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Montrose Voice, No. 331, February 27, 1987
File 008
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Montrose Voice, No. 331, February 27, 1987 - File 008. 1987-02-27. University of Houston Libraries. University of Houston Digital Library. Web. October 24, 2020. https://digital.lib.uh.edu/collection/montrose/item/2313/show/2287.

Disclaimer: This is a general citation for reference purposes. Please consult the most recent edition of your style manual for the proper formatting of the type of source you are citing. If the date given in the citation does not match the date on the digital item, use the more accurate date below the digital item.

(1987-02-27). Montrose Voice, No. 331, February 27, 1987 - File 008. Montrose Voice. University of Houston Libraries. Retrieved from https://digital.lib.uh.edu/collection/montrose/item/2313/show/2287

Disclaimer: This is a general citation for reference purposes. Please consult the most recent edition of your style manual for the proper formatting of the type of source you are citing. If the date given in the citation does not match the date on the digital item, use the more accurate date below the digital item.

Montrose Voice, No. 331, February 27, 1987 - File 008, 1987-02-27, Montrose Voice, University of Houston Libraries, accessed October 24, 2020, https://digital.lib.uh.edu/collection/montrose/item/2313/show/2287.

Disclaimer: This is a general citation for reference purposes. Please consult the most recent edition of your style manual for the proper formatting of the type of source you are citing. If the date given in the citation does not match the date on the digital item, use the more accurate date below the digital item.

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Title Montrose Voice, No. 331, February 27, 1987
Contributor
  • McClurg, Henry
  • Wyche, Linda
Publisher Community Publishing Company
Date February 27, 1987
Language English
Subject
  • LGBTQ community
  • LGBTQ people
  • Gay liberation movement
Place
  • Houston, Texas
Genre
  • newspapers
Type
  • Text
Identifier OCLC: 22329406
Collection
  • University of Houston Libraries Special Collections
  • LGBT Research Collection
  • Montrose Voice
Rights In Copyright
Note This item was digitized from materials loaned by the Gulf Coast Archive and Museum (GCAM).
Item Description
Title File 008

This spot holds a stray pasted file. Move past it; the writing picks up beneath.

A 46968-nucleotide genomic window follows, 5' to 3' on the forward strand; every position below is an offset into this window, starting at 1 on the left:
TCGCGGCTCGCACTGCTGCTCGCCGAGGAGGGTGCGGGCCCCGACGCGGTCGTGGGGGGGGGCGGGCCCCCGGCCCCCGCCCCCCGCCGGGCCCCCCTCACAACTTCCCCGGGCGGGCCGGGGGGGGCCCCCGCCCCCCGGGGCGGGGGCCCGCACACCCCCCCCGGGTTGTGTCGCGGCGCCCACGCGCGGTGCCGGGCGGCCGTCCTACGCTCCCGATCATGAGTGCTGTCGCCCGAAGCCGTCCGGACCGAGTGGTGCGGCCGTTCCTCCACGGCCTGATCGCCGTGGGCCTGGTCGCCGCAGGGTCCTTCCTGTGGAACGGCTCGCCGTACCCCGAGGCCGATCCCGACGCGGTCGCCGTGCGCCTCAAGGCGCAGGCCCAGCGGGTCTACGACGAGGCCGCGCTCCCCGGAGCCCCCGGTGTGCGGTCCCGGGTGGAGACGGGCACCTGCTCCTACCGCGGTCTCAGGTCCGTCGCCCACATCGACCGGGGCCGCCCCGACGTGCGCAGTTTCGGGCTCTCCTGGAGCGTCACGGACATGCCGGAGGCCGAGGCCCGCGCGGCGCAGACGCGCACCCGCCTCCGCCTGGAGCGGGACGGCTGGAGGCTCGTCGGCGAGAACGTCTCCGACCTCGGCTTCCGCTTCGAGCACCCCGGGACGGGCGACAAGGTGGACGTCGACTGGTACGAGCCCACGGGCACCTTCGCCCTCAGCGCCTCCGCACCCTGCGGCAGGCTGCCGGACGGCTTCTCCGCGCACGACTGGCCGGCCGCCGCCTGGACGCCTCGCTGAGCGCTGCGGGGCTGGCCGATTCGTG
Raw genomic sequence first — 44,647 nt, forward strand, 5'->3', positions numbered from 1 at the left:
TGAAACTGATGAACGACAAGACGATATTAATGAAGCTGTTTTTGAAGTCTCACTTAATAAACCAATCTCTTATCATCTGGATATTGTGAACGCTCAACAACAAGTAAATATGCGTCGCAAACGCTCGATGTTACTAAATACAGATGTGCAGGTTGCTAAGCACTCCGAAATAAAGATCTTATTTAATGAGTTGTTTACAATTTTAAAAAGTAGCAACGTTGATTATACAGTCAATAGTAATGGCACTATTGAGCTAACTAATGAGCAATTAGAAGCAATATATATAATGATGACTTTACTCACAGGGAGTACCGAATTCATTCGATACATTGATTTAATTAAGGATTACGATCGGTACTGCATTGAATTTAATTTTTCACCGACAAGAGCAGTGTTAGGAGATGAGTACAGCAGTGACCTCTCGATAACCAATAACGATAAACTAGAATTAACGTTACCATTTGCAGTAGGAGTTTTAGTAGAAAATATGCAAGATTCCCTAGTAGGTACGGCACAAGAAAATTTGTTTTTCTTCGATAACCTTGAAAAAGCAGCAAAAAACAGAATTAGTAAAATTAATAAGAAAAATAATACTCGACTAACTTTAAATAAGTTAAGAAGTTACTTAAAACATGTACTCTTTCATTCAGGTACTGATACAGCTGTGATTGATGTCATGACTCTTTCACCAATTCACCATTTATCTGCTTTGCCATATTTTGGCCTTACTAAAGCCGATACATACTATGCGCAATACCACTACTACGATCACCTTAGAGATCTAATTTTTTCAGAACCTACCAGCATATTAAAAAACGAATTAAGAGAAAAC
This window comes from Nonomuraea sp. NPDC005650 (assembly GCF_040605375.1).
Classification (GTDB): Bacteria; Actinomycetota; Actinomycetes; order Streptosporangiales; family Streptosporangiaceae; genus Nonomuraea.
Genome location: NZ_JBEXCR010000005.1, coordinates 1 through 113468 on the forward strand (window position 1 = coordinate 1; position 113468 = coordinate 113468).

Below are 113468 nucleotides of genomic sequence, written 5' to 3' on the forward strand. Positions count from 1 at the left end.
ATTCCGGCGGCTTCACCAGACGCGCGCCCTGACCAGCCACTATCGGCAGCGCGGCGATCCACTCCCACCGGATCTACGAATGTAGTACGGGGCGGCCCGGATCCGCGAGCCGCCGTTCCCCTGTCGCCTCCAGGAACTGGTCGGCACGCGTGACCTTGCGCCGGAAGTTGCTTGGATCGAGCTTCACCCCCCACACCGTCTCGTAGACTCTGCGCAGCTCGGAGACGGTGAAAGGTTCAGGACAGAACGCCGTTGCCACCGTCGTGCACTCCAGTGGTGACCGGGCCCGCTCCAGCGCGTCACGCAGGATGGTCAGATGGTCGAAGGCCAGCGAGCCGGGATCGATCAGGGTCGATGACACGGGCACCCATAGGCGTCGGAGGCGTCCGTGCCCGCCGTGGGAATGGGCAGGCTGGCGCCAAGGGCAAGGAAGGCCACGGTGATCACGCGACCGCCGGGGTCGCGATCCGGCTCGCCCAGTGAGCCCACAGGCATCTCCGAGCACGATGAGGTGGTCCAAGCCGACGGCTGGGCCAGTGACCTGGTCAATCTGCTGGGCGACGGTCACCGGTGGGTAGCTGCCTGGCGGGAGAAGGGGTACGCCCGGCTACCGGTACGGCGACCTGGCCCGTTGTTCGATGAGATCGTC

Transcript FEBRUARY 27, 1987/MONTROSE VOICE 7 The Coroner Who Took on Hollywood By Kathleen Neumeyer INDIO, Calif. (UPI)—When Liberace died Feb. 4 and the people who worked for him insisted he had succumbed to something other than AIDS, they didn't count on Raymond Carrillo. Among physicians a debate is under way over whether a patient is entitled to keep embarrassing health problems secret or if the threat to public safety outweighs individual rights. But no such question distracted Carrillo when Liberace died and Carrillos's office was asked to certify by telephone a death certificate citing heart disease and a brain disorder as the cause of death. What did concern Carrillo, a portly moon-faced businessman elected in November after promising to rid the cor- oner'3 office of corruption, was determining the exact cause of death. "They were trying to pull a fast one on the Riverside County coroner's office," said the 56-year-old Carrillo. "I think they were trying to pull something they thought they could get away with." Born in Arizona and raised since infancy in this once-sleepy and now booming desert town 40 miles from the more well-heeled resort community of Palm Springs, Carrillo spent 10 years as a sheriffs deputy and 14 as a deputy coroner before running for the top job last year. His predecessor, William Dykes, was retiring, and Carrillo's major opponent was chief deputy coroner Carl B. Smith. But a grand jury, looking into charges that unlicensed embalmers had been working in the coroner's office, indicted Smith on perjury charges, and by the time of the June primary, Smith was a convicted felon. Campaigning on a promise to clean up corruption in the coroner's office, Carrillo came in first in the election over Smith but did not get a majority. Carrillo asked the courts to declare him the winner. He lost that battle but was more successful in the November runoff, when he handily defeated the No. 3 vote-getter, Mickey Worthington, in the June primary. Because so many celebrities maintain vacation and retirement homes in the Palm Springs and adjacent Rancho Mirage and Palm Desert areas of Riverside County, the post made Carrillo a kind of new coroner to the stars—a title once used to describe ex-Los Angeles County Coroner Thomas T. Noguchi. Local residents have the feeling that officials kow-tow to the monied Hollywood crowd, and Carrillo says there have been times when bodies have been "spirited out" of Riverside County to Los Angeles for burial. Carrillo's first turn in the limelight came when Liberace died in his opulent Spanish hacienda Feb. 4. His physician, Dr. Ron Daniels, of Whittier, certified that the death was due to congestive heart failure and encephalopathy, a degenerative brain disease often associated with acquired immune deficiency syndrome. But Daniels did not list AIDS as a cause of death. The I^as Vegas Sun two weeks earlier reported that the flamboyant pianist was dying of AIDS. Liberace's attorney, Joel Strote, responded with a telegram to the Sun in which he demanded a retraction and denied that "Mr. Showmanship" was dying or that he had AIDS. Liberace, who denied being a homosexual and won a lawsuit in 1959 against the London Mail for making that insinuation, also denied through his spokesmen that he had AIDS. His long-time business manager, Seymour Heller, said Liberace had anemia brought on by a watermelon diet. As Liberace lay dying, his New York publicist, Denise Collier, maintained he was suffering from pernicious anemia, emphysema and heart disease. There were those who didn't believe it, and when the entertainer died, Carrillo's office came under a torrent of telephone calls from people asking what the coroner intended to do about it. His chance came when health officials in Los Angeles asked Carrillo to certify the death certificate so that they could issue a burial permit. Instead, Carrillo ordered Liberace's body returned to Riverside County from Forest I_awn Mortuary in Los Angeles. He also ordered an autopsy, which proved conclusively what Liberace had desperately sought to conceal. "He didn't die of heart disease and encephalopathy," Carrillo said. "In layman's terms, he had AIDS." To those who know the coroner, his conduct was perfectly in character. "There's a general feeling here of a local boy making good," says Dave Michaels, city editor of the Indio Daily News. "There's a general feeling here that he took on the Hollywood establishment. ... It's like Ray to be blunt and come out in the open." The first Hispanic ever elected to such office in Riverside County, which has a large Hispanic population, Carrillo operates a popular Mexican restaurant. He is not a physician, and at news conferences on Liberace's death he deferred to aides on medical questions. Carrillo, who bristles at suggestions he tried to turn the autopsy into a media circus, was testy when asked repeatedly why he had called for the investigation into Liberace's death. "I would be remiss in my duty if I didn't," he said, adding that he has an obligation to investigate deaths that are not attended by physicians and those suspected of involving communicable diseases. Daniels, who had paid a house call on Liberace the day before he died, arrived at the entertainer's residence shortly after 2:00 p.m. on Feb. 4 and pronounced him dead at 2:05 p.m. There has been speculation Liberace had been dead for some time before Daniels arrived because the hearse, sent from Forest Lawn Hollywood Hills, a good two-hour drive away, pulled up only a short time later. After the autopsy, Daniels' attorney said the physician suspected Libarace might have suffered from AIDS but had no proof and deferred to the wishes of the entertainer and his family in not listing AIDS as a cause of death. "Given the highly charged nature of the acronym of AIDS, one has to be careful with what one does with the living as well as with the dead in a society that treats that word as a pariah," said attorney William Ginsburg. "It is even more irresponsible to list someone's death as AIDS if you're not sure." Dr. Arthur Caplan. a medical ethicist at the Hastings Center at Hastings-on- Hudson, N.Y.. a research center involved in questions of medical ethics, said he found Daniels' self-defense "disingenuous." He said that "all the physician has to do to be sure is to do a blood test." Caplan said a debate is under way in the medical community over the varying weights to give to a patient's right to die in privacy and to keep his medical problems to himself, and the greater harm to society from a communicable disease such as AIDS. He noted the "longstanding tradition that a doctor has a moral obligation to respect the patient's wishes about who knows about his disease, and that includes spouses, lovers, friends and the news media." Caplan said doctors fear that if patients believe a doctor cannot be trusted to keep his medical secrets confidential, "this will discourage others, out of a fear of stigma, from getting medical help. They will choose to die at home. "What it boils down to is that a communicable venereal disease, a sexually transmitted disease like AIDS, is a strong enough threat to the public health to compel disclosure." While Caplan believes the need to track an epidemic makes mandatory reporting of communicable diseases essential, he questions whether the media absolutely needs to report causes of death. "In cases like syphilis, cancer and suicide, we have always tolerated some obfuscation in obituaries," he said. "The public hasn't risen up and begged to be told the truth." BE FAMOUS. BE SEEN. ADVERTISE IN THE MONTROSE VOICE. Crystal's 911 W. Drew 522-7524 Sat., Feb. 28-8pm 'til ? Mardi eras Mask and Costume . Party $100 First Place, $50 second Place Judging 10pm-Happy Hour extended until 10pm New specials Tuesday- under 21 and Nowhere to co Tuesday Is 19-21 Night for All You Ladles who haven't seen Crystal's This Is Your Night! Dance to Your Favorite Music and have a Cood Time Thursday— Do Your Own Thing Night! Show Your special Talent and Win $75 1st Place. Dance, Sing or Whatever. M.C. veronica lake Ladies and Men welcome to Show Their Talent